To George Clinton
[Princeton, New Jersey, July 27, 1783]
As I shall in a day or two take leave of Congress, I think it my duty to give my opinion to the legislature on a matter of importance to the state, which has been long depending and is still without a prospect of termination in the train in which it has been placed. I mean the affair of the grants.3 It is hazardous to pass a positive judgment on what will happen in a body so mutable as that of Congress; but from all I have seen, I have come to a settled opinion, that no determination will be taken and executed by them in any other manner, than in that prescribed by the confederation. There is always such a diversity of views and interests, so many compromises to be made between different states, that in a question of this nature, the embarrassments of which have been increased by the steps that have preceded, and in which the passions of the opposite sides have taken a warm part, decision must be the result of necessity. While Congress have a discretion they will procrastinate; when they are bound by the constitution they must proceed.
It is therefore my opinion that it will be adviseable for the Legislature when they meet to review the question; and either to relinquish their pretensions to the country in dispute, or to instruct their delegates, if a decision is not had within a limited time to declare the submission to Congress revoked and to institute a claim according to the principles of the confederation.
It would be out of my province to discuss which side of the alternative ought in policy to prevail but I will take the liberty to observe that if the last should be preferred it would be expedient to remove every motive of opposition from private claims, not only by confirming in their full latitude previous to the trial the possessions of the original settlers, but even the grants of the usurped government. It may happen that it will be eventually necessary to employ force; and in this case, it would be of great importance that neither the inhabitants of the grants, nor powerful individuals in other states, should find their private interest in contradiction to that of the state. This has already had great influence in counteracting our wishes, would continue to throw impediments in the way of ulterior measures, and might at last kindle a serious flame between the states.
I communicated to Your Excellency in a former letter that I had declined pressing the application of the legislature to Congress respecting the state troops for garrisoning the frontier posts, because temporary provision had been made in another way,4 which would save the state the immediate expence and because there was a prospect of some general provision for the defence of the frontiers on a Continental establishment, which was to be preferred on every account.5 A report for this purpose is now before Congress; but the thinness of representation has for some time retarded and still retards its consideration.
The definitive treaty is not yet arrived, but from accounts, which though not official appear to deserve credit, it may be dayly expected. A Gentleman known and confided in has arrived at Philadelphia, who informs that he saw a letter from Doctor Franklin to Mr. Barkeley6 telling him that the definitive treaties were signed the 27th of May between all the parties—that New York was to be evacuated in six months from the ratification of the preliminaries in Europe, which will be the 12th or fifteenth of next month.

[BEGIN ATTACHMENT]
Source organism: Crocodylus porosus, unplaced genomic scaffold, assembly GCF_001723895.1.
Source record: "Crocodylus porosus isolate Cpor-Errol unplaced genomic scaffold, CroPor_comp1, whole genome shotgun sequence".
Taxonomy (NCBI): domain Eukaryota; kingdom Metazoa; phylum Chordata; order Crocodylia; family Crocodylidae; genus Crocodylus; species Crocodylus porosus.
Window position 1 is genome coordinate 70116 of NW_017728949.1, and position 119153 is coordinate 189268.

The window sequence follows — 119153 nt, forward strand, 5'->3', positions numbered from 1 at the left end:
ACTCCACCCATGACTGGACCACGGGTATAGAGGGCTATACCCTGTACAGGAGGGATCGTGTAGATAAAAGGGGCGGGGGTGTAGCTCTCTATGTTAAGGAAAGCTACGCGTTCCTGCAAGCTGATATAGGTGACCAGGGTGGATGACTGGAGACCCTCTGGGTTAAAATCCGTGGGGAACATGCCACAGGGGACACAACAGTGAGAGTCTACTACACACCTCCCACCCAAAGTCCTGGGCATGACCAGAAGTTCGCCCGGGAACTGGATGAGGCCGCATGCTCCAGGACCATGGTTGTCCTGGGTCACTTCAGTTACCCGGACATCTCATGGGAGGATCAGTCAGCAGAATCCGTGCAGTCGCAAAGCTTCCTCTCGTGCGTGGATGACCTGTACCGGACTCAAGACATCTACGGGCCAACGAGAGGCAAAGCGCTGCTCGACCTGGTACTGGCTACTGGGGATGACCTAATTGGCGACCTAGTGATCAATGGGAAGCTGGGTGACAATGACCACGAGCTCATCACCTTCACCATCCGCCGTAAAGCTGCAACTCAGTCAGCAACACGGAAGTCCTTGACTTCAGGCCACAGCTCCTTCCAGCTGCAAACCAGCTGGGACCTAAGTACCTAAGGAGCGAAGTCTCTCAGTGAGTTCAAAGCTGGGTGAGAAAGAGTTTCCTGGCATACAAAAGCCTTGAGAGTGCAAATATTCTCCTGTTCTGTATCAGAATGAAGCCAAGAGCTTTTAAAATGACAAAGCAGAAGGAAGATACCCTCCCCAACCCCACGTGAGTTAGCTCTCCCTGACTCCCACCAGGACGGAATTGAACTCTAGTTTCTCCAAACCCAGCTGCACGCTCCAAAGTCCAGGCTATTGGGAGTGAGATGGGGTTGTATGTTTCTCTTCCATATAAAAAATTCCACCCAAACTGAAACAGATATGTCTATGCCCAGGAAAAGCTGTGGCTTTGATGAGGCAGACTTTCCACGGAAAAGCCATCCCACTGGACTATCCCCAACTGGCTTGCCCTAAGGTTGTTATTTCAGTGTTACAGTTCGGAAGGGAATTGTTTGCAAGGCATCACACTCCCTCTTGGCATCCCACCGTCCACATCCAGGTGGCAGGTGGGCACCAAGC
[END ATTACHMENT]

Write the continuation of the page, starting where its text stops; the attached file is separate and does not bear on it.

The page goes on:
As it is not my intention to return to Congress I take this opportunity to make my respectful acknowledgement to the legislature for the honorable mark of their confidence conferred upon me, by having chosen me to represent the state in that body. I shall be happy if my conduct has been agreeable to them.
With perfect respect I have the honor to be Yr. Excellency’s Most Obedient servant
July 27. 1783
ADfS, Hamilton Papers, Library of Congress.
1. Space left blank in MS.
2. Clinton’s letter has not been found. In H’s letter dated June 29, he had expressed to Clinton his disapproval both of the role played by the Supreme Executive Council of Pennsylvania during the mutiny of troops in Philadelphia and the hasty removal of Congress to Princeton. Clinton apparently agreed with H’s opinions.
3. For information on the New Hampshire Grants, see “Motion on Vermont,” December 5, 1782. The Vermont problem was again considered by Congress on May 26, 1783 (JCC description begins Journals of the Continental Congress, 1774–1789 (Washington, 1904–1937). description ends , XXIV, 367).
4. See the Continental Congress report of May 12 in which Washington was directed to garrison the frontier with Continental troops. For the determination of the New York legislature that the frontier should be garrisoned by state troops, see the enclosure to the enclosure to Clinton to William Floyd and H of April 1, 1783. H also discussed the problem of garrisoning the posts in his letter to Clinton on June 1, 1783.
5. The reference is to the “Report on a Military Peace Establishment” delivered on June 18.
6. Thomas Barclay, a friend of Benjamin Franklin, who in November, 1782, was appointed by the Continental Congress commissioner for adjusting its accounts in Europe.